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6.5 million adults in the UK worry about their debt all or most of the time

9th August 2016 Print

9 million UK adults think that they have a debt problem, according to new figures released by Debt Advisory Centre. Of those, nearly three quarters say that they worry about their debt all or most of the time, with sleep being most affected area.

Overall almost 1 in 5 people (18%) diagnose themselves as “having a debt problem”.  A third say that they worry about it all the time (35%) and a further third (36%) say that worry about their debts most of the time.  Just 5% of people with debts say that they don’t worry about it.

The research also highlighted the toll that debt takes on people’s lives.  Over half (56%) of the 9m people who say they have a debt problem say that their sleep is disrupted as a result.

Other negative impacts reported include:

ability to enjoy life has suffered 55%

mental health has suffered 53%

relationship with my partner has suffered 31%

physical health has suffered 30%

relationship with my family has suffered 22%

friendships have suffered 15%

Debt Advisory Centre’s tips to (try to) worry less about debt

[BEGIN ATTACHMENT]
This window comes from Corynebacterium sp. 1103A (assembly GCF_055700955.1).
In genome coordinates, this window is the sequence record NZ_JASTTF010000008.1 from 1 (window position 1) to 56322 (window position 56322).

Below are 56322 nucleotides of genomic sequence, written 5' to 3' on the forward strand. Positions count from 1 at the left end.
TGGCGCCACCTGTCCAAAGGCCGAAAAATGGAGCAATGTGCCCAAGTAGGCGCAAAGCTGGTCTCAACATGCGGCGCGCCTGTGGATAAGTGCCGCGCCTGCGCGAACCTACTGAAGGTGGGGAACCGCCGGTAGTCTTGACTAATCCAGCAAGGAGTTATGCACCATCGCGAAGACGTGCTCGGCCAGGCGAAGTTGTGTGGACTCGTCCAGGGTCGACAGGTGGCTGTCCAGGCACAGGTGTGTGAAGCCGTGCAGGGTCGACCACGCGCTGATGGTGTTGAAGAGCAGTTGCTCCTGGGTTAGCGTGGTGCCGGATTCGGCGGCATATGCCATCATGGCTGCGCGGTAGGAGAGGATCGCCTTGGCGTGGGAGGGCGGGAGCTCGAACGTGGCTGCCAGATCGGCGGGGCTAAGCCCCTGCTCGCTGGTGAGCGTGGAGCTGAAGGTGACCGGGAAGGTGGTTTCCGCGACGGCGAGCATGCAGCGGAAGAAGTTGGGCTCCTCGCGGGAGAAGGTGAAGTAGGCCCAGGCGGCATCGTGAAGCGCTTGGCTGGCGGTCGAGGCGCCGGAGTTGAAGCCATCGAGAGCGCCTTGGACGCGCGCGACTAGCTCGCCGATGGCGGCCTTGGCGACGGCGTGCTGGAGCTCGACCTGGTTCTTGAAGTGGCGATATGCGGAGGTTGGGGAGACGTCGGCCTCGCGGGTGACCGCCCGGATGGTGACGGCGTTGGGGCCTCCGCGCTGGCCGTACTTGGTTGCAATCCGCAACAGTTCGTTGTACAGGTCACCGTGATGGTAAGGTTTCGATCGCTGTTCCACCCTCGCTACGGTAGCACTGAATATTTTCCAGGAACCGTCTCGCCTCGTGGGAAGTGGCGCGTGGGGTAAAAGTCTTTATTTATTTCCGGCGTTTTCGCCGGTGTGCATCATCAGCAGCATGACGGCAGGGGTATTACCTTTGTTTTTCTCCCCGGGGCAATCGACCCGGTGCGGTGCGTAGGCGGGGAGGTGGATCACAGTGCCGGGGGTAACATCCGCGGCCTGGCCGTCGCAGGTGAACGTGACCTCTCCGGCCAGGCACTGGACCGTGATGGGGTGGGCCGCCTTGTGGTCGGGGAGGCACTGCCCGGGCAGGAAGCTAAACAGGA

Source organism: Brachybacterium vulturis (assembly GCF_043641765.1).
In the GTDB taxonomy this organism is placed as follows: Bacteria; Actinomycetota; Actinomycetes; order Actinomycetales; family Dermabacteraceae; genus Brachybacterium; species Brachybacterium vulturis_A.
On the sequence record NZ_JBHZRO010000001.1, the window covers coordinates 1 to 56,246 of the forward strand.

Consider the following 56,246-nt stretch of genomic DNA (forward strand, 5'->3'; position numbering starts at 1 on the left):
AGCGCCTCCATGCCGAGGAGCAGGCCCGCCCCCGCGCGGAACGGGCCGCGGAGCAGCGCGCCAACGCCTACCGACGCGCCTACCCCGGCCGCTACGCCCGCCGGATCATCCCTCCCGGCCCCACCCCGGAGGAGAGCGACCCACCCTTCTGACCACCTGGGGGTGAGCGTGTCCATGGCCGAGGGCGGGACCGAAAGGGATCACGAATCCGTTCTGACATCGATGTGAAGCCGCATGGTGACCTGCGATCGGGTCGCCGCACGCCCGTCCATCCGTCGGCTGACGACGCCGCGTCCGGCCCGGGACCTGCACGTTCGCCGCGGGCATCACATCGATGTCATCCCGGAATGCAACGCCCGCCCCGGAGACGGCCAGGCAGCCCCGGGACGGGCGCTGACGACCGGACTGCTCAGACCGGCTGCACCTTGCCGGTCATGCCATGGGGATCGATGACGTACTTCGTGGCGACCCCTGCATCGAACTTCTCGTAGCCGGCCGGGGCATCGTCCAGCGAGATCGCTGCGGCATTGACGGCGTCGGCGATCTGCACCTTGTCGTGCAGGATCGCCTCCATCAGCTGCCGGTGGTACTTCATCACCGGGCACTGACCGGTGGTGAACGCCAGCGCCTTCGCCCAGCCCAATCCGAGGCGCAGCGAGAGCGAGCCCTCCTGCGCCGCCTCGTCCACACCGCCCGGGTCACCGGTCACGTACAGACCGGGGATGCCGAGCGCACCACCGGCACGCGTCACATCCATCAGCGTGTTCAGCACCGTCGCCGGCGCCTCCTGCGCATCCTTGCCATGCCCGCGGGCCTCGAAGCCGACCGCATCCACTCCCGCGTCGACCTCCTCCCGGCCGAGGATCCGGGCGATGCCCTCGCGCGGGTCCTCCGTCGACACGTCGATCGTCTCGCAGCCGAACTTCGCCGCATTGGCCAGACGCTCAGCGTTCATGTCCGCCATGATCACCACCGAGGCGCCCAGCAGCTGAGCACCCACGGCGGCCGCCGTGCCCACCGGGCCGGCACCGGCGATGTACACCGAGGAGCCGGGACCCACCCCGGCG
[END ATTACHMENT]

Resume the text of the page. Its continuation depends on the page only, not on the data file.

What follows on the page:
1. Don’t ignore it – take action. Ignoring a debt problem doesn’t mean it will go away – in fact it could get worse.  If you miss debt repayments you lenders may add additional interest and charges to what you owe. 

2. Take control. If you feel able to, speak to your lenders and tell them you are in financial difficulty. 3. 3. Let them know what you can afford to repay and ask them to freeze further interest and charges.

4. Speak to a debt advisor. Discuss your options with an expert debt advisor – there are a number of debt solutions available and they can recommend the one most suitable for you and your circumstances. A debt advisor will also be able to help you set a realistic budget and go through your incomings and outgoings.

5. Don’t bottle it up – share your problem with your partner, friend or family member. Keeping your debts secret will only add to the stress.  Talking the problem through with loved ones will help relieve it.

Debt expert, Melanie Taylor of Debt Advisory Centre said: “There are many different figures for the number of over-indebted people. We took the simple approach of asking people if they thought they had a problem with debt – and we were shocked to find 1 in 5 people say that they do.

“Debt isn’t just a financial crisis – it impacts almost every part of people’s lives, from their health to their relationships.

“The best way to deal with debt is to talk about it – debt advisors won’t judge you but they can help find a solution.  Customers tell us that they feel better after just one conversation with an advisor.

“Similarly too many people keep their debt worries hidden from their family, they are often afraid that they’ll think less of them because they’ve got into financial difficulty.  In our experience the opposite is true – loved ones are supportive and help ease the emotional burden of living with debt.”